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Norway Now — one of the most peaceful nations in the world?

I am from Norway. I grew up there and spent my first 20 years of life in a country that many consider being the perfect place to live. Norway ranks the lists of countries that inhabit the happiest people. We are known for a wonderful supportive healthcare system, long and paid maternity/paternity leave, free dental care (first 18 years), sick leave and good pensions as well as at least 6 weeks of vacation each year. 

 

Not only is Norway good on the homefront, on the international stage, Norway has become increasingly known for its global peace efforts: both through the prestigious Nobel Peace Prize but also through peace processes outside and inside of its borders. Since 1993 Norway has made an active contribution to peace and reconciliation processes in Afghanistan, Colombia, Myanmar, Nepal, Israel/Palestine, The Philippines, Somalia, and Sri Lanka to name a few. 

 

Not easy to top, right?

As a native Norwegian, it’s hard to put into words how proud I am of these facts. And as an employee of Augsburg, it adds another dimension to my pride that I am so fortunate to work for a Norwegian founded institution that—on an ongoing basis—highlights and celebrates Norway’s accomplishments through our 30-year history hosting the Nobel Peace Prize Forum; our long history of teaching the language and culture; hosting students from Norway; our new partnership development with the Oslo Freedom Forum; and through our collaboration with local and national Norwegian initiatives and programming through our very own Norway Hub

 

For most of you, the information above is common knowledge. You have lived and breathed the Augsburg air and you are an Auggie after all, right? But wouldn’t you want to experience this first hand? Like go to Norway and participated in a uniquely planned itinerary that will take you to places you normally wouldn’t go? I would.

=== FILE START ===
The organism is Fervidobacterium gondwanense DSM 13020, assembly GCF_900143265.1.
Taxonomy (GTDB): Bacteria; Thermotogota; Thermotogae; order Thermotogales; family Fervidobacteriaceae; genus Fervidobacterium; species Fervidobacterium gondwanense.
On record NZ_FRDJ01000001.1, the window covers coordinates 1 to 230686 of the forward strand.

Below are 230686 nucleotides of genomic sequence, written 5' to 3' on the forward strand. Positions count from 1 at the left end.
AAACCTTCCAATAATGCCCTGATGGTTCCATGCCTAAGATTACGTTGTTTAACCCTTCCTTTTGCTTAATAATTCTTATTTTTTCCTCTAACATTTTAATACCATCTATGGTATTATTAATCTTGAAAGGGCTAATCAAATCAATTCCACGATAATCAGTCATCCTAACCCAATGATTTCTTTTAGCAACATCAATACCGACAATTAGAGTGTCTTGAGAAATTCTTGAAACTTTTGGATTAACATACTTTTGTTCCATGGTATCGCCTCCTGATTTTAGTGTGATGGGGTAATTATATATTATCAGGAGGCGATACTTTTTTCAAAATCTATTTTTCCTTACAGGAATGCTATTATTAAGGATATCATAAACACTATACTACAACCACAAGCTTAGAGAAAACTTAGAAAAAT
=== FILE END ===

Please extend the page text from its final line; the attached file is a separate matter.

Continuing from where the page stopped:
The May 2020 trip—Norway Now—provides amazing opportunities to experience our deeply rooted ties, history and contemporary connections with this unique country. You will indeed visit and experience where and how some of these peace efforts take place and see how deeply Augsburg University has been engaged and still is. 

 

In Oslo, you will have a chance to visit the City Hall where 

the Nobel Peace Prize Award Ceremony takes place each year and where the walls are covered (literally) in Edvard Munch’s murals. You will also have a chance to tour the Norwegian Nobel Institute where the Nobel Committee each year picks a winner to receive one of the most prestigious prizes: the Nobel Peace Prize. The Nobel Peace Center, down by the gorgeous Aker Brygge (harbor), will share with you several interesting exhibits including past Nobel Peace Prize winners, and the most current laureate (announced in October 2019) will be on display!

In Lillehammer, we will visit and experience the work of the Nansen Center for Peace and Dialogue a center that “has become an international hub for dialogue work focused on interethnic dialogue, conflict transformation, reconciliation, inclusive communities, and democracy.” Steinar Bryn, a longtime friend and supporter of Augsburg and a mentor to our Peace Scholars Program, will lead the way and provide us with a lecture about current work, pedagogy, and programs. Heck, we may even engage in a dialogue as we hike down the Olympic Ski Jump’s 936 steps together (hint: one of Steinar’s tools)? 

 

And wouldn’t you want to be able to answer the following questions upon your return? 

Are Norwegians indeed happier than others? 

Why is the Nobel Peace Prize given out in Norway?

Who is Bertha Von Suttner?

Why is Fritfjof Nansen considered a peacemaker?

What are some of the peace processes Norway uses? 

 

Can you tell how excited I am to bring you to Norway to discover, discuss and see the actual sites where this important work takes place? I am. 

 

Join me in Oslo on May 10, 2020. I have ordered blue skies and about 20 degrees celsius. 

Vi sees i Norge! 

—Bettine